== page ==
Bringing Automation to Banking
Ron Benegbi, Founder & CEO, Uplinq Financial Technologies
Automation is everywhere you look these days; from supermarkets to warehouses to automobiles. This prominent trend shows no sign of abating anytime soon. However, some sectors remain behind others when it comes to adopting automated technologies. Banking is one such segment, but there’s now evidence to suggest that this could be about to change.
What do we mean by automation?
There are a lot of ways to define automation, but broadly the term applies to any technological application where human input is minimized through design. Over the years, automation has evolved from a basic level, which took simple tasks and automated them, all the way to advanced automation powered by Artificial Intelligence (AI). In general, automated solutions work to increase productivity and efficiency within businesses and often result in a reduction in costs associated with human capital.
Why has the banking sector been slow to adopt automation?
The banking sector has been built on a number of long-standing, tried and tested processes and protocols, which have been continually fortified and refined over time. This is one explanation as to why the sector has been so slow in adopting new, automated methods within its operations. Additionally, many major financial institutions have spent decades building their own internal legacy computer systems, which are often incompatible with modern automated solutions.
When combined, these two issues have caused a significant lag in the banking sector with regards to the adoption of automated technologies. This lag has created a market opportunity that a number of fintech providers have been able to exploit in recent years. Offering a more responsive and tech-first user experience, many fintech providers are leveraging the power of automation to better meet the banking needs of their customers. However, there is still time for the banking sector to start bridging this gap.
Does automation have a place in the banking sector?
The opportunity for automation to play a role within banking can be transformational.
To achieve this, it’s important that legacy organizations begin to learn from their more tech-savvy, smaller counterparts. If used effectively, automated financial solutions can greatly improve the experience of banking customers, both on a personal and business level. So, what exactly does this change look like, and how far away are we from seeing it become a reality?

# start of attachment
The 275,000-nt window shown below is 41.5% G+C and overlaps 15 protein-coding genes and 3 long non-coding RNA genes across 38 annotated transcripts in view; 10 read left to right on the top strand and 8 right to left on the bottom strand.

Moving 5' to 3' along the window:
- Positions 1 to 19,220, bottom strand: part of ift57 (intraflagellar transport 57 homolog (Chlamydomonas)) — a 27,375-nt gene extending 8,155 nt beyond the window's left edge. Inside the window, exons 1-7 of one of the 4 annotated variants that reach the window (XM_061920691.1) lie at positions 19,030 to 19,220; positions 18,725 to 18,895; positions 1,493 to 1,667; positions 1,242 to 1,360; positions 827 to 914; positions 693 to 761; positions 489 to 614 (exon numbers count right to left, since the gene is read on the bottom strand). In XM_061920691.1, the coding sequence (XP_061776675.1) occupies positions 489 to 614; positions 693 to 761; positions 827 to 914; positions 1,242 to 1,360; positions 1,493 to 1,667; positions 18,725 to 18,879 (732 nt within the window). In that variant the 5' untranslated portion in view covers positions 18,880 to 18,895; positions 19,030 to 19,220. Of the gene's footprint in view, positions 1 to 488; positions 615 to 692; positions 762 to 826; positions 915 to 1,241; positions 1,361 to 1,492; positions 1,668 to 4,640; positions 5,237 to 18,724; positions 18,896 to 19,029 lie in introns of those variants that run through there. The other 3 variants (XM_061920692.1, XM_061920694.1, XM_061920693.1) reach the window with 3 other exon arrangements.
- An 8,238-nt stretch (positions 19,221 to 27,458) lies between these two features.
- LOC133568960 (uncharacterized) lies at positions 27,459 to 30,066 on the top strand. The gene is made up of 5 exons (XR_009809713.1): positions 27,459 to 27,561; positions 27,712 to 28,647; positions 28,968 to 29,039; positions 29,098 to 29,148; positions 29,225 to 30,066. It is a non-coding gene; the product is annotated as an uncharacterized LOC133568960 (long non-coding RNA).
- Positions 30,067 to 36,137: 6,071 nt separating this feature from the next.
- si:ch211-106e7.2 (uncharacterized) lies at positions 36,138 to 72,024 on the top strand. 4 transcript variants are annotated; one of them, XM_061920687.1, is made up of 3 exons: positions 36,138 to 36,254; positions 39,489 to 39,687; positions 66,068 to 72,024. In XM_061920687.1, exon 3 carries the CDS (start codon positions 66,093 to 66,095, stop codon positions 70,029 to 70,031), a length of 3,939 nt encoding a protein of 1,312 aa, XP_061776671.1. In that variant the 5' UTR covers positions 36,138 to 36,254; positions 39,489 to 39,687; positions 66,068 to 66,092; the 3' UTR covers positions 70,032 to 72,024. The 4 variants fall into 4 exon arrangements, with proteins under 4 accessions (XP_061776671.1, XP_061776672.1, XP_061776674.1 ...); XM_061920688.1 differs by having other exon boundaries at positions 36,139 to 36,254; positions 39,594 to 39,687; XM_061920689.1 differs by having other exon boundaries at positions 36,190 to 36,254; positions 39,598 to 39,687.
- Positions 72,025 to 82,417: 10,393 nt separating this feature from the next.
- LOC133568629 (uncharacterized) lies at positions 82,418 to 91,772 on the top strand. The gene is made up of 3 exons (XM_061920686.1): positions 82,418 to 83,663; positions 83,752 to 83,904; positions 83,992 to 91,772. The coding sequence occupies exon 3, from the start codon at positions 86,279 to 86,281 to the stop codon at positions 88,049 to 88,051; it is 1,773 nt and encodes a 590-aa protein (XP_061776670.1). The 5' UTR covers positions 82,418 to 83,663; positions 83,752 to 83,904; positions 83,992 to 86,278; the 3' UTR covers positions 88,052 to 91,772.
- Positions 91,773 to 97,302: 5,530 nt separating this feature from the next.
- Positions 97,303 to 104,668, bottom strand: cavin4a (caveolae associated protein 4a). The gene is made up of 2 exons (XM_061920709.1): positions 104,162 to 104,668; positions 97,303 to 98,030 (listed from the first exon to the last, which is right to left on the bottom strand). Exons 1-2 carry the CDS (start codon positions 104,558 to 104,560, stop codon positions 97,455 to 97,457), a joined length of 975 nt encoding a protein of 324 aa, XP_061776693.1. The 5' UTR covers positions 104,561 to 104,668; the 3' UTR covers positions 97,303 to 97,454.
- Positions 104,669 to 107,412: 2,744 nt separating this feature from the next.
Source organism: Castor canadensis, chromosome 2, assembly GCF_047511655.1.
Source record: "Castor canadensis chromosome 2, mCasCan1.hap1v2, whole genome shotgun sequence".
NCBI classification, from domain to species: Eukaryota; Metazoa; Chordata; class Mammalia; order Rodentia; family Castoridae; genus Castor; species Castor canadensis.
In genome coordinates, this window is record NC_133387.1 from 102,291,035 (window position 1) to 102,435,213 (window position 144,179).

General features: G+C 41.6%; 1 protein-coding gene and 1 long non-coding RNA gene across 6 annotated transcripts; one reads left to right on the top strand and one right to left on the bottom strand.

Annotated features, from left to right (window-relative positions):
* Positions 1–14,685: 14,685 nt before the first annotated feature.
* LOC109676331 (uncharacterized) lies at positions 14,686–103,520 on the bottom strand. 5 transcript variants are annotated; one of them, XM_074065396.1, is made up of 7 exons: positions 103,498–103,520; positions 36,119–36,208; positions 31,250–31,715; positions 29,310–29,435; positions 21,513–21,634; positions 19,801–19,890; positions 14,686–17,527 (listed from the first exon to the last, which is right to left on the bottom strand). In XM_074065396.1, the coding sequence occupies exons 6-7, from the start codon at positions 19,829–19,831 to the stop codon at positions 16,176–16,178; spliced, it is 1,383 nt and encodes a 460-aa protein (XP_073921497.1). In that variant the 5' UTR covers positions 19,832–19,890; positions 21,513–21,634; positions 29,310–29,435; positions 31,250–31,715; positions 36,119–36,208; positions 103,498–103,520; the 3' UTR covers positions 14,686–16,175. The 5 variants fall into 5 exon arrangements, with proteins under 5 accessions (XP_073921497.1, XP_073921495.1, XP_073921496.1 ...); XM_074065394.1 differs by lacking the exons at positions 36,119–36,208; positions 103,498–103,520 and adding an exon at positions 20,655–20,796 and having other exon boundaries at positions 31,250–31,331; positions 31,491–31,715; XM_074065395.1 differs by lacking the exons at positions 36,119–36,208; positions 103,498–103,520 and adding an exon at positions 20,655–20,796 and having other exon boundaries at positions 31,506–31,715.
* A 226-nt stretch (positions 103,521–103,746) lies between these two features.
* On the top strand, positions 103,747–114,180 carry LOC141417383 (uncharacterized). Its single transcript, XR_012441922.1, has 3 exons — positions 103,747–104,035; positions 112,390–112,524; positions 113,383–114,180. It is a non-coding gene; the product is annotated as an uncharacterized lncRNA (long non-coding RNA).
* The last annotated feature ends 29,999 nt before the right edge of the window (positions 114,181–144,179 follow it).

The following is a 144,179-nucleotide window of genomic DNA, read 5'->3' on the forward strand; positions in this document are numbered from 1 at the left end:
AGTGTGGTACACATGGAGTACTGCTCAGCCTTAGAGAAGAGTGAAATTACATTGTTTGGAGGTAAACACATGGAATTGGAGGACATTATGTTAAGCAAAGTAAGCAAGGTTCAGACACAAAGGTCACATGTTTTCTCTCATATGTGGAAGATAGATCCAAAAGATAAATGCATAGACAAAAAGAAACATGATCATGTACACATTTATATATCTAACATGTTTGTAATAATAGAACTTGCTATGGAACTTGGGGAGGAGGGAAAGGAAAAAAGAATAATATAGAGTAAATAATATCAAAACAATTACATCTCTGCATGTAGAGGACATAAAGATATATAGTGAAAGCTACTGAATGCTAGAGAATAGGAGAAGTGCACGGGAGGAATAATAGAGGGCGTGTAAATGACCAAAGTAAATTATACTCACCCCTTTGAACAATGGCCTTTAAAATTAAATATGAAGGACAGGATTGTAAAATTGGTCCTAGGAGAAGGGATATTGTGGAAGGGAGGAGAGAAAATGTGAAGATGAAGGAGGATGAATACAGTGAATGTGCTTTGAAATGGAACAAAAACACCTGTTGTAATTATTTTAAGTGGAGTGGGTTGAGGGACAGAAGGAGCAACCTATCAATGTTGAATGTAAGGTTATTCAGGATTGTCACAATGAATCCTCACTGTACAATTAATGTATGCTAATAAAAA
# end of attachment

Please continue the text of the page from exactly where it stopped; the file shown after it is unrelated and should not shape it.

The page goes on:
A good place to start is the small business credit lending process, where not much has changed since the 1980’s. Over that period, the world has greatly transformed, but the methods used to assess credit worthiness have remained somewhat static. For the most part, banks assess data related to businesses’ accounting and banking records and from credit scores. For many businesses, especially the newer and less established ones, this antiquated approach is having a detrimental effect. In fact, it’s often cited as a contributor to the huge funding gap between SMBs and their larger counterparts.
How can automation benefit the banking sector?
By adopting more automated technologies, lenders in the banking sector can begin to assess more comprehensive information when making credit decisions. Notably, new methods exist, which enable additional data sets to be evaluated, in order to build a more accurate financial depiction of a business’ overall position. This data can come from sources like external market attributes, economic indicators, demographic data and exogenous shocks.
By leveraging additional data sets through new methods of financial automation, banks are now in a position to respond more effectively to small businesses, including those in emerging and evolving markets where there is a lack of conventional sources of information.
With more ways to access funding, facilitated by alternative data and automated processes, small business owners can improve their operational efficiencies and accelerate their growth efforts. In doing so, legacy oriented financial institutions can now better equip themselves in protecting against new, nimbler tech-based disruptors.